The Smithsonian Folklife Festival is an international exposition of living cultural heritage. Initiated in 1967, the Festival has become a national and international model of a research-based presentation of contemporary living cultural traditions. Over the years, it has brought more than twenty-three thousand musicians, artists, performers, craftspeople, workers, cooks, storytellers, and others to the National Mall to demonstrate the skills, knowledge, and aesthetics that embody the creative vitality of community-based traditions.

Usually divided into programs featuring a nation, region, state, or theme, the Festival has featured exemplary tradition bearers from more than ninety nations, every region of the United States, scores of ethnic communities, more than a hundred American Indian groups, and some seventy different occupations.

Produced annually outdoors on the National Mall the Festival takes place for two weeks every summer overlapping the Fourth of July holiday. Attending for the third year, the Festival has become part of our summer traditions.

This year China and Kenya were the two featured nations. More than one hundred artists and culture bearers were featured in the program.

Zhang Wenzhi is a kite maker from Gangzha District, Nantong City, Jiangsu Province. Growing up, he became interested in the craftsmanship of the region’s distinctive banyao (board snipe) whistle kite—large kites fitted with carved bamboo or gourd whistles that sound in the wind when carried aloft.


Pan Yuzhen (foreground) and her daughter Zhang Hongying (background) represented Maio Embroidery from the Guizhou Province. Pan Yuzhen began learning the embroidery traditions from her mother when she was seven. In Miao communities, embroiderers record their history and culture in the embroidery on their clothing.

IMG_6294“The embroidered patterns are about the story of the ancestor of mankind. By embroidering his story on clothes and the cloth with which we carry our babies and singing songs about his story, we believe that he will protect us and our children.”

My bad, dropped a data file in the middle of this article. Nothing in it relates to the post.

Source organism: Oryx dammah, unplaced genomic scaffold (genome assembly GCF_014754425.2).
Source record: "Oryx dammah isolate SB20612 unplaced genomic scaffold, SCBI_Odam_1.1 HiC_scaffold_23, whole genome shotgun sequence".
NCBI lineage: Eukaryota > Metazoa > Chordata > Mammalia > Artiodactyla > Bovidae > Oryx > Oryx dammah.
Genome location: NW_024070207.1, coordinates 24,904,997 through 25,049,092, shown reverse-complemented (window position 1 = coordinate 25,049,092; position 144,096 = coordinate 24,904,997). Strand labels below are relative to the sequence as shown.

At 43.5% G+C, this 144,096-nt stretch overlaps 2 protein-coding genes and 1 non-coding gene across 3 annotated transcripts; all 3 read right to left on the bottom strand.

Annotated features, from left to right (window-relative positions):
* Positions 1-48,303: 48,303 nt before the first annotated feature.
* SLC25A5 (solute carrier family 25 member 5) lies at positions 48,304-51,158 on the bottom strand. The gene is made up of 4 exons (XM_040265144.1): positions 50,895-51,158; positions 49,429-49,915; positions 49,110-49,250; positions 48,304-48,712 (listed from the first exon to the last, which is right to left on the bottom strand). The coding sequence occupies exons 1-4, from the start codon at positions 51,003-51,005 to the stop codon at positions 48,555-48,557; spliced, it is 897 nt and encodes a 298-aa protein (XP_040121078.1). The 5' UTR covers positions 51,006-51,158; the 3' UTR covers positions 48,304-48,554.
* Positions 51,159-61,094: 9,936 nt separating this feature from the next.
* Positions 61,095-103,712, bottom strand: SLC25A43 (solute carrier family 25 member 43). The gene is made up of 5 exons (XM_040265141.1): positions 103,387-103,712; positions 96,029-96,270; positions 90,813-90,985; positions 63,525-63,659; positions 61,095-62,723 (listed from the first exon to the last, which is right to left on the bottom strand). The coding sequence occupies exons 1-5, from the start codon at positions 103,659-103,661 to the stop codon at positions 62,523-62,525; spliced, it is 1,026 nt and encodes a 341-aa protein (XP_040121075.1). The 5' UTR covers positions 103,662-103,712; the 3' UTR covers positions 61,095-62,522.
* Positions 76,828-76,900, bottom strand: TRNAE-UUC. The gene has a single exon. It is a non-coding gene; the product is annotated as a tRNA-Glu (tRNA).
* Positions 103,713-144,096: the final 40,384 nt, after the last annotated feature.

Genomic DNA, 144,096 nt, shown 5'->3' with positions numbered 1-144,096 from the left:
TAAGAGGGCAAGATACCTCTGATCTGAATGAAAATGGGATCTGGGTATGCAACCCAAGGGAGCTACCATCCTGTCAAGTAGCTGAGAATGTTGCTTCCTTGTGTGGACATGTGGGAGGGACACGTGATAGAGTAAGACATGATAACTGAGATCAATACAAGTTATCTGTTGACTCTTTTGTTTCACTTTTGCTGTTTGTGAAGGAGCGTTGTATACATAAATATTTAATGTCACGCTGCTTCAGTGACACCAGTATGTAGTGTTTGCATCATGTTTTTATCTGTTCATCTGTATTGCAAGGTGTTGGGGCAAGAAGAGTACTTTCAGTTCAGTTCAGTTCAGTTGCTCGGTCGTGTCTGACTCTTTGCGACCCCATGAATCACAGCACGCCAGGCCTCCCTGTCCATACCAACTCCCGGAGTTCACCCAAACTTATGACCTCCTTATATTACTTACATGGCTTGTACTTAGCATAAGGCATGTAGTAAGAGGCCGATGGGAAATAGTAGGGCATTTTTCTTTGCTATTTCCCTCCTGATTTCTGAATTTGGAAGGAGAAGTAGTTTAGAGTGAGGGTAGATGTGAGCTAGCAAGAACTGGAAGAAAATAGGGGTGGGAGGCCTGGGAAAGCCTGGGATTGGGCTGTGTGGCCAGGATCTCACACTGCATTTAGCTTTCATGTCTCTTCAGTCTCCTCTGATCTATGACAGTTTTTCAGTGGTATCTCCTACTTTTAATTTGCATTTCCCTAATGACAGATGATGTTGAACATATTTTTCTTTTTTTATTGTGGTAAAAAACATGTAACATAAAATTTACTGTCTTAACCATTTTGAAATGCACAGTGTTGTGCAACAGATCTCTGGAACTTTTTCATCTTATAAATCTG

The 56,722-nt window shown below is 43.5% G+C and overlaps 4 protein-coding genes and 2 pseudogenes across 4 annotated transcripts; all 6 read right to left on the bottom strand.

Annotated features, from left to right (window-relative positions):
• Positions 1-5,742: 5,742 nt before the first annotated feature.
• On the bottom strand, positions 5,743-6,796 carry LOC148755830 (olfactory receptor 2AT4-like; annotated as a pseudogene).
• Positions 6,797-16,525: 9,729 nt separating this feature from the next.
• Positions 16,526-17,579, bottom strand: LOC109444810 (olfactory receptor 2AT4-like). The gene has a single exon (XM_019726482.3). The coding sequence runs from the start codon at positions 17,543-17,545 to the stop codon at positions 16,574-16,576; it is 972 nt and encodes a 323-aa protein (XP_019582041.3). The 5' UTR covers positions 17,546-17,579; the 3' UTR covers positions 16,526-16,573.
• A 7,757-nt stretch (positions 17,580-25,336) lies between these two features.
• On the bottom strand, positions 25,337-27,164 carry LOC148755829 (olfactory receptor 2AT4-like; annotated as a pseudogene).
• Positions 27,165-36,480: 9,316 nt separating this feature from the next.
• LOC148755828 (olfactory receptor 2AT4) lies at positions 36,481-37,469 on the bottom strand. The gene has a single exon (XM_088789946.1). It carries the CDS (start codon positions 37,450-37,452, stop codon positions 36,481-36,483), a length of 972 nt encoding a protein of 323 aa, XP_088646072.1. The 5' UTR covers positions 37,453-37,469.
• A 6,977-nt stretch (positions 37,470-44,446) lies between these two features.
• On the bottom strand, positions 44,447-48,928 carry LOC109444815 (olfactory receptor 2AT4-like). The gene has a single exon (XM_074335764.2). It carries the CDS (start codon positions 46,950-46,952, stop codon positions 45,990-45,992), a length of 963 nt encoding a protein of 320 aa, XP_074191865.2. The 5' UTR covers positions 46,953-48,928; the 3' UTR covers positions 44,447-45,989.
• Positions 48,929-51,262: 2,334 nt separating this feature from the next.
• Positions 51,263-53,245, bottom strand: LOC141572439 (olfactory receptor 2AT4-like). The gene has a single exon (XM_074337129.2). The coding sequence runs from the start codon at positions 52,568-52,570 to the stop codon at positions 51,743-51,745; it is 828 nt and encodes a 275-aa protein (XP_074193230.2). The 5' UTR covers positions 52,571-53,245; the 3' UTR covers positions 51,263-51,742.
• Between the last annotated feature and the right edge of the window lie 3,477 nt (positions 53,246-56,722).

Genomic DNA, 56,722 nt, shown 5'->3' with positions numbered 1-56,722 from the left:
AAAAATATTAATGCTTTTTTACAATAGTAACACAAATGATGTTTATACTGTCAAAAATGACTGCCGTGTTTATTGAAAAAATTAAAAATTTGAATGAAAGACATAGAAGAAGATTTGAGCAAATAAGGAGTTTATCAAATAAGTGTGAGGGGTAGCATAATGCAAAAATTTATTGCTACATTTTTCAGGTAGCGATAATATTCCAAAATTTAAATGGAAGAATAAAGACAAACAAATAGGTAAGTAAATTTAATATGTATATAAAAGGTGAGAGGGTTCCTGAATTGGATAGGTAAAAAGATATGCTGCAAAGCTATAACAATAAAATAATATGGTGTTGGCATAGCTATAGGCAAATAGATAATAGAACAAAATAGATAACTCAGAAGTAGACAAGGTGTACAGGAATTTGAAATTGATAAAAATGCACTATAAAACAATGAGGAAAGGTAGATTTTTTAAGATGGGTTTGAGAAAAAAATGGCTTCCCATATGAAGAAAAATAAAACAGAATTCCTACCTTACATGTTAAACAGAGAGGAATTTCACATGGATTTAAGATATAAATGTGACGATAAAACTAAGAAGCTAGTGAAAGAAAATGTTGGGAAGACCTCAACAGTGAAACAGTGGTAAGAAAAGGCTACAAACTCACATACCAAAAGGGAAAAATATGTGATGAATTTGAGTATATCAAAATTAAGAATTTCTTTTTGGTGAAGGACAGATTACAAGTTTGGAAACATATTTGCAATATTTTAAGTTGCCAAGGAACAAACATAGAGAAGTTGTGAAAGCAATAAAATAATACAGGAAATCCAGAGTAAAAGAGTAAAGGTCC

– Pan Yuzhen, Miao embroiderer

Li Xingxiu is an Qiang embroiderer, designer, and entrepreneur from the village of Pinggou, Mao County, Sichuan Province. She first learned the embroidery traditions of her Qiang ethnic community from her mother when she was six years old. Since 2003, her company, Qiang Village Embroidery Workshop, has employed local embroiderers to produce her designs and patterns.


“Through embroidery, women feed their families with their hands. After the earthquake, it became an even more important means to help women gain income and support their families.”
—Li Xingxiu

Kenya is a country of deeply rooted traditions and a vibrant cultural crossroads. Some of the oldest artifacts of human communities have been discovered in Kenya, making the East African country truly a cradle of humanity.

Photographed below is a member of the Oriang women’s pottery group made up of more than fifty members who use indigenous techniques of molding clay to make pots. This group was formed over thirty years ago to help promote, preserve, and safeguard the cultural heritage of the Luo community.


The kids were able to try their hand at shaping and molding the clay. After working diligently for fifteen minutes Lucas left his clay pot on the table to dry only to discover that another child had taken his clay to add to their creation. Tears were shed.

“The stories we tell. The flavors we cherish. The songs we sing. The Smithsonian Folklife Festival provides a vibrant platform for all this and more.”

Text courtesy of Smithsonian Folklife Festival website, July 2014